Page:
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A woman is air lifted to Sunnybrook Health and Sciences Centre by Ornge air ambulance. Officials are investigating design problems with a fleet of ambulance helicopters (not pictured here). (John Hanley for The Globe and Mail/John Hanley for The Globe and Mail)
A woman is air lifted to Sunnybrook Health and Sciences Centre by Ornge air ambulance. Officials are investigating design problems with a fleet of ambulance helicopters (not pictured here). (John Hanley for The Globe and Mail/John Hanley for The Globe and Mail)

Ornge investigation

Probe into air ambulance deaths looks at choppers' interior Add to ...

An investigation into at least two deaths involving Ontario’s embattled air ambulance service is looking at whether a design problem that places patients too close to the ceiling in the helicopter cabin played a role.

The air ambulance service, Ornge, is seeking permission from Canada’s transportation regulator to take steps to resolve the design flaw, which restricts paramedics from performing life-saving CPR on patients.

Officials from Ornge and the Health Ministry, including senior investigator Rick Brady, met with Transport Canada on Wednesday at the Oshawa airport, according to a source familiar with the session. Ornge was seeking to demonstrate that patients can be repositioned aboard the helicopter without compromising their safety, the source said. Inspectors from the transport regulator examined one of the helicopters at the hangar.

A Transport Canada spokeswoman confirmed that the meeting took place, but referred further questions to Ornge.

The ambulance service replaced its Sikorsky S-76 helicopters with the AgustaWestland model from Italy. Swiss company Aerolite built the medical interiors. The first one went into service in December, 2010.

Ornge vice-president of operations Steve Farquhar said that despite initially being satisfied with the design plans, Ornge realized once the interiors were delivered that the pedestal where the stretcher rests was too high.

“When we took the measurement between that and the S-76 Sikorsky, it was only a matter of inches,” Mr. Farquhar said in an interview. “But it was enough to make it difficult to get above the patient when your elbows are locked in the CPR position to do chest compression.”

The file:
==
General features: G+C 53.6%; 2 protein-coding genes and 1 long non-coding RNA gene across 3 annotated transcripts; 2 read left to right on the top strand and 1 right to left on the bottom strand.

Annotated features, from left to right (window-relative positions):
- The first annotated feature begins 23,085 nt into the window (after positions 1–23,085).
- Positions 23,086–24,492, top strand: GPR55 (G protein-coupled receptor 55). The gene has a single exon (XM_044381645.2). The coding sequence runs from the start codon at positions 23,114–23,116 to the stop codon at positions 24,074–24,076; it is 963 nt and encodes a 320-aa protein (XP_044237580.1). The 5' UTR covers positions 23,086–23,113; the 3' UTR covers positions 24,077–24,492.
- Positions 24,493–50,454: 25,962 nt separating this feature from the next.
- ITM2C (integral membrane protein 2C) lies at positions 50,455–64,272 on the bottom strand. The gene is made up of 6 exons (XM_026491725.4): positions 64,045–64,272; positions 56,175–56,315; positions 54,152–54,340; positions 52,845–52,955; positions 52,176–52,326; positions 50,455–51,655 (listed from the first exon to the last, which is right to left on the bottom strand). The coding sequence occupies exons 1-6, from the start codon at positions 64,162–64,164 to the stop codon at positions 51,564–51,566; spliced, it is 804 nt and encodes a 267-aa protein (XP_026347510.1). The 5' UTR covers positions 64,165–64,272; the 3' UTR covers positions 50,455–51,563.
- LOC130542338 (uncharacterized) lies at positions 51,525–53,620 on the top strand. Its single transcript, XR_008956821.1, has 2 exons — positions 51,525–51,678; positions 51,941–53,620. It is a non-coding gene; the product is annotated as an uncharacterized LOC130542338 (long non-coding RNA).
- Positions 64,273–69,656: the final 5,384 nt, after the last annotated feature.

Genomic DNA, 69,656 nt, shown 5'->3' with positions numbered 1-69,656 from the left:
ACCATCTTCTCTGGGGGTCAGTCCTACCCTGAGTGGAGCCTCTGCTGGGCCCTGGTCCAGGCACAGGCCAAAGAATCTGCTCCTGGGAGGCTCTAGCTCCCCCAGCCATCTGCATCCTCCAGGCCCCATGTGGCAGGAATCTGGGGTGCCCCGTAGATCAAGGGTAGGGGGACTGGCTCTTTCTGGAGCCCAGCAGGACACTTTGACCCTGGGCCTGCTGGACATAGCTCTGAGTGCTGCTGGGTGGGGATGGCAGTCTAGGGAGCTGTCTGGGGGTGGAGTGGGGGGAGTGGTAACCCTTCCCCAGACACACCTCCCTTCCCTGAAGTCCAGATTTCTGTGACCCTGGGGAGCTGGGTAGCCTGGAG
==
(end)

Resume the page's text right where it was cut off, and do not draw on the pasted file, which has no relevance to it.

The Globe and Mail has reported that the Health Ministry is investigating 13 Ornge-related incidents, including three deaths, related to complaints about either response times or the adequacy of the agency’s recently purchased helicopter fleet. (Ornge officials initially said the probe involved four deaths, but later revised that figure to three.)

Ornge saystwo of the three deaths under investigation were related to the helicopter’s interior.

In at least one of the 13 cases, concerns about the on-board facilities led paramedics to decide against using the air ambulance – opting to transport a patient to a nearby hospital by land.

“It’s always the prerogative of the paramedics to do what they feel is in the best interests of the patient,” Mr. Farquhar said. “And the decision was made by the paramedic at the scene to use the land option.”

Mr. Farquhar said Ornge believes the problem with the design of the cabin can be solved by placing the stretcher in an unconventional position, across the cabin rather than lengthwise. Paramedics often turn the stretcher so they can perform CPR when the aircraft is on the ground or in the air. But under Transport Canada rules, they must return a patient to the lengthwise position during takeoff and landing, regardless of the patient’s medical condition.

Ornge is seeking an exemption the regulations to allow the stretcher to be in a transverse position for taxi, takeoff and landing. The exemption would resolve the current issues related to clearance for performing CPR.

An additional problem posed by the proximity of the stretcher to the ceiling is that larger patients sometimes must lie flat when they should be positioned more upright. As with the CPR constraints, Ornge says the exemption from Transport Canada would resolve the issue.

The regulator, whose main concern is the safety of the travelling public, issues operating certificates stipulating how an aircraft is used. Ornge is awaiting the regulator’s approval to make the design change.

Mr. Farquhar said he is “very confident” Ornge will get the waiver.

“They’re fast-tracking it,” he said. “They understand the implications of this.”

He noted that it was not always possible to perform CPR in the helicopters operated by the Health Ministry before Ornge assumed responsibility for the province’s air ambulance service in 2006.

Ornge is a not-for-profit agency that provides transport for ill and critically injured patients. It has also created several for-profit companies, including an airline.

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